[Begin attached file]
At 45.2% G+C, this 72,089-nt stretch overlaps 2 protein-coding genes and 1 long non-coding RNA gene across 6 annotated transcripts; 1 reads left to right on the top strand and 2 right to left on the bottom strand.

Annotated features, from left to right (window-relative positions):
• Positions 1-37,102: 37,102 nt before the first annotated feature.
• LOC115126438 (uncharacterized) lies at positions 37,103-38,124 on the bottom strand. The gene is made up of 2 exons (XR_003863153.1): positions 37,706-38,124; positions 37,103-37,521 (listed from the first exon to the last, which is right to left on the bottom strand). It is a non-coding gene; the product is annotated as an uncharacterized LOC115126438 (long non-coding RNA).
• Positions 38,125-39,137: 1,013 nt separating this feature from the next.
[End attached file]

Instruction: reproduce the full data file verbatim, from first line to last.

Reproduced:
At 45.2% G+C, this 72,089-nt stretch overlaps 2 protein-coding genes and 1 long non-coding RNA gene across 6 annotated transcripts; 1 reads left to right on the top strand and 2 right to left on the bottom strand.

Annotated features, from left to right (window-relative positions):
• Positions 1-37,102: 37,102 nt before the first annotated feature.
• LOC115126438 (uncharacterized) lies at positions 37,103-38,124 on the bottom strand. The gene is made up of 2 exons (XR_003863153.1): positions 37,706-38,124; positions 37,103-37,521 (listed from the first exon to the last, which is right to left on the bottom strand). It is a non-coding gene; the product is annotated as an uncharacterized LOC115126438 (long non-coding RNA).
• Positions 38,125-39,137: 1,013 nt separating this feature from the next.